Then when he asked whether the Ghirardelli cocoa we had was unsweetened, I recalled him making some noise earlier in the week about testing out the “Dark Chocolate Waffles” recipe from Bon Appetit.  (Click here for recipe.)  It turned out that he actually didn’t need to worry about the Ghirardelli since we had enough of the Droste Cocoa for the waffles.  I was thankful for that since Will is a bit more particular than I am about the chemistry of baking—it’s the Thomas Keller in him, I think—and I was worried that my special weekend breakfast would be derailed by him wondering whether it was ok to supplement Dutch-processed cocoa with a miniscule portion of non-Dutch processed cocoa.  Thank goodness that discussion didn’t have to happen!

But then he surprised me.  The recipe called for 2 cups buttermilk which we knew we didn’t have enough of (and the cup we did have had been sitting in the fridge for longer than I care to admit publicly).  He said he could make the rest of the buttermilk—you know, adding vinegar to milk, etc.?  I suggested that it’s not clear to me that we absolutely NEED the “slight tang” that the buttermilk would add to the waffles.  Really, how tang-y do I need chocolate products?  Well, my formerly recipe-sticking husband then made the executive decision to use one cup buttermilk and substitute regular milk for the remainder.  I think he was a bit burned by my barely-suppressed glee when the most expensive and time-consuming madeleines recipe ever (!) from Bouchon Bakery Cookbook turned out to be a royal pain—and not that special to boot.  (Read post here.)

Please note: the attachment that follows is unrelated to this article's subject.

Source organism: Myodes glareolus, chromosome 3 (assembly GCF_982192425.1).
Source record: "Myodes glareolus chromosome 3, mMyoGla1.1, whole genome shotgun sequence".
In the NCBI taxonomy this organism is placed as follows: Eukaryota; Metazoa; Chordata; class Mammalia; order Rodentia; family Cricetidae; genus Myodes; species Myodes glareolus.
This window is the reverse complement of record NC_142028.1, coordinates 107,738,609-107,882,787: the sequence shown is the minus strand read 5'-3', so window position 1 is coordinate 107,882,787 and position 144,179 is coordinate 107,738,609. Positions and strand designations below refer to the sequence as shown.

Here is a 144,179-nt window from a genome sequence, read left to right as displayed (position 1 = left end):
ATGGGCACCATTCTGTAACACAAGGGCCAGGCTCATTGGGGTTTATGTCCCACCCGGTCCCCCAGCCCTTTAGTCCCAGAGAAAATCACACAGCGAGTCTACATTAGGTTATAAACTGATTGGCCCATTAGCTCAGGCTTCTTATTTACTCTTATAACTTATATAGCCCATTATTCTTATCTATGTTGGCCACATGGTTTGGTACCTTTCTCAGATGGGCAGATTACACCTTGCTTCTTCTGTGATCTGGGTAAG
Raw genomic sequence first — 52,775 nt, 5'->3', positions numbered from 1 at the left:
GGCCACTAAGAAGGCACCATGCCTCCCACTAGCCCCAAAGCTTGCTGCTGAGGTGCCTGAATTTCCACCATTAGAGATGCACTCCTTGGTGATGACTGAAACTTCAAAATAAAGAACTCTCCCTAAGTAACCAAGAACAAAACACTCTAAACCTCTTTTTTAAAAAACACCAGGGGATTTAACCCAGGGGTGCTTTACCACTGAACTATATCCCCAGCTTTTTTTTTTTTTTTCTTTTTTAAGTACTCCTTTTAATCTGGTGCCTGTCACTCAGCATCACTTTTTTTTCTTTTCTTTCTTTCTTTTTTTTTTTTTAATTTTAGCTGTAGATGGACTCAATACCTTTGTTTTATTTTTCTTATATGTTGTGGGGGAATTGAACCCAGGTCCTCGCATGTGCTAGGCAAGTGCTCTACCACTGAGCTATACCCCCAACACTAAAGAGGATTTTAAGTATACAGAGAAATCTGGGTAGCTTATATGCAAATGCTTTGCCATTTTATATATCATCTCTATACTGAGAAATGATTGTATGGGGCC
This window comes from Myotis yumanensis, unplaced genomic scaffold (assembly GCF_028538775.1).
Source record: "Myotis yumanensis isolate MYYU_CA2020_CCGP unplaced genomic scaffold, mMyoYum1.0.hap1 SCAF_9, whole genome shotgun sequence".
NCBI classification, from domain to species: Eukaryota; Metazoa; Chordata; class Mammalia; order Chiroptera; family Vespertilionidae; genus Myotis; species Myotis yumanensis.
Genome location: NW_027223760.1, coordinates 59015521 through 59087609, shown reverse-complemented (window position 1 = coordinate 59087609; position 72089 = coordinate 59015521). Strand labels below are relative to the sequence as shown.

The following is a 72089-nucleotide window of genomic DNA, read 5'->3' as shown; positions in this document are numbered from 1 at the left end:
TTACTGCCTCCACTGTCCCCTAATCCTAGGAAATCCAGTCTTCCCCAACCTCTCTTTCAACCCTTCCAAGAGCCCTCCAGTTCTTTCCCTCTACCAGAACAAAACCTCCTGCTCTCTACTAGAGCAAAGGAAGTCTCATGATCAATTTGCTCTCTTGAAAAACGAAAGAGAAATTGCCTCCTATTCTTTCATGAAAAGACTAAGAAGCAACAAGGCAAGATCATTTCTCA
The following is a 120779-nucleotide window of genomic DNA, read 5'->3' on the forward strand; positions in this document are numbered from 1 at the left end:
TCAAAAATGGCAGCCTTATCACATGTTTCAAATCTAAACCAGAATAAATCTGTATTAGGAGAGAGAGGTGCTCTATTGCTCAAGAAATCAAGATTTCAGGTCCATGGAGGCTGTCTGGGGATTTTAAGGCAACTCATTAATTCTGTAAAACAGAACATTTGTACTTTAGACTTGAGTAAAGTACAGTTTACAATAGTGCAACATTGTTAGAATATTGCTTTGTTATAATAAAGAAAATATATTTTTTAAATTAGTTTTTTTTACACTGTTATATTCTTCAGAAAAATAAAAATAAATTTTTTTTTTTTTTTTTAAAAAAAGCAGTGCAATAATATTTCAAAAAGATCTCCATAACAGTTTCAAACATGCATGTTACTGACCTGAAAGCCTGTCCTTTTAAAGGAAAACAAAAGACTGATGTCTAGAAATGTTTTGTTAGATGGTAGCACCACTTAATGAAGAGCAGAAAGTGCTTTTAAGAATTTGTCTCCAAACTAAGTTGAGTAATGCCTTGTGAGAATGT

Well, these chocolate waffles were pretty special.  And since we just had some more for breakfast this morning—frozen and then reheated—I can even guarantee that they stay special through unceremonious storage.   Will was very excited about how well they turned out, and he deserves almost all the credit since I did very little.  I started contributing to the cooking process by trying to get 6 oz. of our 72% Belgian Dark Chocolate to be “finely chopped.”  Well, that process took the entire time that Will got the rest of the recipe ready.   

Will didn’t want the chocolate to get melted in a food processor.  I was more worried that because of the thickness and the hardness of the block chocolate from Trader Joe’s, the food processor blades might get warped!  Anyway, the “finely chopped” chocolate does add the occasional extra bits of oozing melted chocolate and bits of extra dark color and interest, so we decided that was worth the labor.  (See the picture below for the bits of chocolate in the batter and the picture at the top of the post for the melted dark chocolate specks.)

Sure, we’ll make these again!